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X...A coffeeshop is conveniently located here at the corner of Block 22 Beo Crescent. Just behind this block of flats is a public carpark to park your car if you are driving to the start point.

A...From Beo Crescent to Malan Road, there are several brief, gentle slopes. Once inside Malan Road, Lock Road is linked almost immediately to its left. A complete loop consists of 1.4km but the distance of the climb is only 0.5km approximately. The gradient here can be intimidating for beginner cyclists. ( * June 2011 : Malan Road is currently not accessible due to on-going construction works )

B...The loop at the Labrador Nature Reserve is 1.5km with 0.6km of climbing gradient. This is one of the most beautifully conserved historical places in Singapore. Most Fridays and Saturdays, schools excursions are conducted here to take children on an educational tour of the fort. Please exercise utmost consideration for all visitors at the park not least, help us keep the park clean.

C...Bukit Chandu is another important conserved area no less beautiful than Labrador Park. The distance from the entrance, Pepy’s Hill Road, to the top, where the museum resides, runs 1.2km. Its climbing gradient is approximately 0.8km.

D...The climb here is longest. From start of Henderson Road to the carpark, located at the top of Telok Blangah Hill Park, is approximately 2.1km. The climb distance is 2.0km. This is a popular spot for visitors most mornings of the week; the park provides keep fit amenities for elderly citizens as well as joggers.

E...Morse Road is joined by Pender Road immediate to its left. This stretch of road is popular with motorists headed for Mount Faber 1.5 kilometers into Pender Road. The climb distance is approximately 0.8km to the carpark situated midway up, with another 0.3km of short, intermittent climbs inside the quiet stretch of Mount Faber Loop.

F...From entrance of Mount Faber Road to the gantry point fronting the carpark is approximately 0.8km. The distance to the top of Mount Faber after the gantry is another 0.8km - thereabout. This road is usually busy with tour buses on weekends between 8.00 ~ 11.00 am. Beginner\Intermediate cyclists should never cycle here without a road marshal.

Tuesday, December 26, 2006

Kwa Chin Swee

For three decades, Singapore's most illustrious cyclist Kwa Chin Swee remained elusive and almost forgotten. He has had dominated the sports locally and that of Malayan cycling from the 50s through 70s no less, played a vital role in the founding of SACA ( Singapore Amateur Cycling Association ) and its application for UCI ( Paris ) affiliation in 1957. The Kampongkakis paid a visit to the revered octogenarian recently and came away inspired by his continuing passion.

Kampongkaki: How did it all get started for you in this competitive sport?

Kwa: I cannot remember exactly but one of the earliest, was a competition to raise post war funds in Malaysia in the late 1940s. During my time, many cycling races were done in Malaysia. There were not many race programs in Singapore under the former Singapore Cycle Racing Association, so I was going in and out of Malaysia collecting these trophies ( pointing to a horde of silver kept in his vintage 1942 wooden peranakan cabinet ).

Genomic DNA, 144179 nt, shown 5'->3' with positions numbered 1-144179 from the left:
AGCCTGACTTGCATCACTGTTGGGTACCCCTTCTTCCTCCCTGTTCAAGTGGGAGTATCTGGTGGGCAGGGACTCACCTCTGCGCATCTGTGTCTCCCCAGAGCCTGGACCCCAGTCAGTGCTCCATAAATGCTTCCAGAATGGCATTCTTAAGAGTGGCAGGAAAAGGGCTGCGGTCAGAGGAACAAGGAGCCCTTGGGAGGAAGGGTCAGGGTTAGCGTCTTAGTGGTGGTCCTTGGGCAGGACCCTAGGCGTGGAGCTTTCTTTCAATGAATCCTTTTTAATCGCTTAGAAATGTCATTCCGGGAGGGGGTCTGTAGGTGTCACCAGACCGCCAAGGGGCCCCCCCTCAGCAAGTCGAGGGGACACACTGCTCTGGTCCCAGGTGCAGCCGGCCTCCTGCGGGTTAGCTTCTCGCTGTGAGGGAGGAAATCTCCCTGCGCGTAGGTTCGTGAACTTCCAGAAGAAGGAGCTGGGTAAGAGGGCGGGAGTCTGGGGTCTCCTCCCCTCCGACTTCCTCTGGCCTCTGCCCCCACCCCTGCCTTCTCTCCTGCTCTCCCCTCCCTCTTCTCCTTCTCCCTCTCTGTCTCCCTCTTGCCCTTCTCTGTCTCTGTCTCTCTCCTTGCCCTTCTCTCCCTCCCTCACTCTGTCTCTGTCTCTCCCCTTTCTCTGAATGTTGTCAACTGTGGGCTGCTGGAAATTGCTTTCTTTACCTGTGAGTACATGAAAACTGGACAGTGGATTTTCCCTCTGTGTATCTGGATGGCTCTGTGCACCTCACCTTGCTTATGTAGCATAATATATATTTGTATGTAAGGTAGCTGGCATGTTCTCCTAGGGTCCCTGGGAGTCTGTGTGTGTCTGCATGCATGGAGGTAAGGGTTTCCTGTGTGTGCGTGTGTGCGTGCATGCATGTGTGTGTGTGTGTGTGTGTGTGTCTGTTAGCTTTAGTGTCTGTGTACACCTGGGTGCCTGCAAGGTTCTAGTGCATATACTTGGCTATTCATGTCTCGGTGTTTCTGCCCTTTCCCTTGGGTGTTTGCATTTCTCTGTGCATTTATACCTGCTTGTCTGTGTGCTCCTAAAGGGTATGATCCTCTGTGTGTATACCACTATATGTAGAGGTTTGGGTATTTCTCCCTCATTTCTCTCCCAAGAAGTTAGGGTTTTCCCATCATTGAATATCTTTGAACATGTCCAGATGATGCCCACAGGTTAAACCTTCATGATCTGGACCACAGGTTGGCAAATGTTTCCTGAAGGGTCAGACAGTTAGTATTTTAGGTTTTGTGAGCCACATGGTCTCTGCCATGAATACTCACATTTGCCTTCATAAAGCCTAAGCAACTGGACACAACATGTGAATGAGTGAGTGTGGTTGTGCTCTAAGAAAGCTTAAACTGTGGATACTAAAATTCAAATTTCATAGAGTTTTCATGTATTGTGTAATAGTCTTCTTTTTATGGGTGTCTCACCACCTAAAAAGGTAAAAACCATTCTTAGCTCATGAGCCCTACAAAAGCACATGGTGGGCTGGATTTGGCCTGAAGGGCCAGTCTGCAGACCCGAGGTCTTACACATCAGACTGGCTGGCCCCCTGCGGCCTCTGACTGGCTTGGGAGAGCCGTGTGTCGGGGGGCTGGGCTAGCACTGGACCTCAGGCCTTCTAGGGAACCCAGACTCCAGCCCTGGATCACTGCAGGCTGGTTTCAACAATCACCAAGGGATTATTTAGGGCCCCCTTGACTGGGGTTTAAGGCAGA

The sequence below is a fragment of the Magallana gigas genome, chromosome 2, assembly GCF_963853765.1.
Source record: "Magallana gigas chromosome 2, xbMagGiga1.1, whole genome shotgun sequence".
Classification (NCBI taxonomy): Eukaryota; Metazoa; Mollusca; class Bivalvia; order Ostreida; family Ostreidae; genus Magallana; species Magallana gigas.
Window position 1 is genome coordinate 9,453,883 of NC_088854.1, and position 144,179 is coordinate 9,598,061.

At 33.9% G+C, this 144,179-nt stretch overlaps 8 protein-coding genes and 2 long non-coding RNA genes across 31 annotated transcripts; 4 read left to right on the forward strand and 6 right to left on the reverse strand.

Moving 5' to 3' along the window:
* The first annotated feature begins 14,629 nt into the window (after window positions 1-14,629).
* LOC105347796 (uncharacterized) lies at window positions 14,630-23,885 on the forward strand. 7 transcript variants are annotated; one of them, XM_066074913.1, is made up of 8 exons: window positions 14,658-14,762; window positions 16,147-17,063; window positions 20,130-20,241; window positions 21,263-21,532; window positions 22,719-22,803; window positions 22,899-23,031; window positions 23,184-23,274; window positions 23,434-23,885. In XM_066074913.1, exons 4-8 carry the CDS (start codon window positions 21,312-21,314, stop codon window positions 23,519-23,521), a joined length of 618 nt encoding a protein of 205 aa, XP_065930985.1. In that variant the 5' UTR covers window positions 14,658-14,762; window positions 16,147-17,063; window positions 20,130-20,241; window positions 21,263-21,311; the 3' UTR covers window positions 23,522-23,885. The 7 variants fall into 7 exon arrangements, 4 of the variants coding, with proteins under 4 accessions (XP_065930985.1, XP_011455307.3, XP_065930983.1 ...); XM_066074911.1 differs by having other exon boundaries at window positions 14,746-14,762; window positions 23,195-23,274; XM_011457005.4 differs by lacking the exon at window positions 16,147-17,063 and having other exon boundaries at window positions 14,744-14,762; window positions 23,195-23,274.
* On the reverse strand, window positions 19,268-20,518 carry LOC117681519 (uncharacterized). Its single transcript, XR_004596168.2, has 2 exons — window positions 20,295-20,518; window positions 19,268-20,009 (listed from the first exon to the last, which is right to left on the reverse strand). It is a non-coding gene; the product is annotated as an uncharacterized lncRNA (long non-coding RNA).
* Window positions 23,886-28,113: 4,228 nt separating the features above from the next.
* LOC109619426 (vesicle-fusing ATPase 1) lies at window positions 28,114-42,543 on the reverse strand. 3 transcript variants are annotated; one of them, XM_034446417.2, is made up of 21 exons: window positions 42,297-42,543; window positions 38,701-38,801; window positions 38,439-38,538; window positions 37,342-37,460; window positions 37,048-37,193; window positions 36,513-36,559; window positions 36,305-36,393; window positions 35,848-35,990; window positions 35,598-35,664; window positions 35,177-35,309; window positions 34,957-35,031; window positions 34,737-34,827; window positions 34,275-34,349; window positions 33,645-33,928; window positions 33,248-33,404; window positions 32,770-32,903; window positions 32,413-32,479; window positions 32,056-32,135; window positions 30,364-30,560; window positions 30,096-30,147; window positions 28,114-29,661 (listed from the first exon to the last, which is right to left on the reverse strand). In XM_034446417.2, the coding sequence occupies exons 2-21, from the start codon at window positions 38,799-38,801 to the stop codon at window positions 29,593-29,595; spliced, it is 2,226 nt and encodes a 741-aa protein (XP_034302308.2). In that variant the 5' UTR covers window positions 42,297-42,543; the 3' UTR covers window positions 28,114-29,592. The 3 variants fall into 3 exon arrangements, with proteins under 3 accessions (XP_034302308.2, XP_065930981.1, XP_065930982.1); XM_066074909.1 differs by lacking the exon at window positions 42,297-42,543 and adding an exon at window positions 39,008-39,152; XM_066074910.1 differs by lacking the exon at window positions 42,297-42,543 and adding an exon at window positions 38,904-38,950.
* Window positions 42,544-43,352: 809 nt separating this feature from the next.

Kampongkaki: ...must have been countless races to collect that many trophies ...astonishing!

Kwa: I still have many trophies in Malaysia I couldn't bring back because they were too big and heavy. It's really funny because whenever I go into Malaysia for a race, I always come back with trophies hanging on my trouser belt so, the big ones I had no choice but to leave behind ( laughs ).

Kampongkaki: Back then, were you also involved in training our local cyclists?

Kwa: Those years, I was very active with the Malayan Rough Riders Cycling Club. I was not a member of Singapore Cycle Racing Association but became active locally only after the formation of SACA in 1957.

Kampongkaki: What advise would you give to amateurs who take up cycling as a competitive sport?

Kwa: Train hard, sleep well and have good eating habits but, winning a race is also about mental discipline... you must also use your brains. When I go for a race, I mark my strongest opponents, let them take the head winds so I have reserve energies for the final attack to the finishing line.

Kampongkaki: Between doing flats and hills, which was your favourite training ground?

Kwa: Hills of course! I like hills not only because I was good at it but also... if you train hills you become even better on flat roads.

Kampongkaki: How often do you train when preparing for a race?

Kwa: I train twice a day, everyday... late morning and just before sunset. I only rest the day before the actual race.

Kampongkaki: Could you tell us of the bike(s) you owned in the past?

Kwa: When I started racing I do not even own a bicycle. The bike I used for my first race was loaned from a friend. Bicycles were expensive those days... a good one costs about $145 from John Little's; an average salary was only $5 to $6 a month! John Little's had a scheme which allowed for $3 monthly instalment but it was still not affordable. The first bike I owned was a BSA ~ a gift from John Little's after I won consecutive races in Malaysia.

Kampongkaki: Mr Kwa, thank you very much for your time.

For us Kampongkakis, Kwa Chin Swee is not only the pride of local cycling history but truly, the greatest local cyclist of all time.

This above interview with Mr Kwa Chin Swee was conducted by kaki-GUAN on 21st December 2006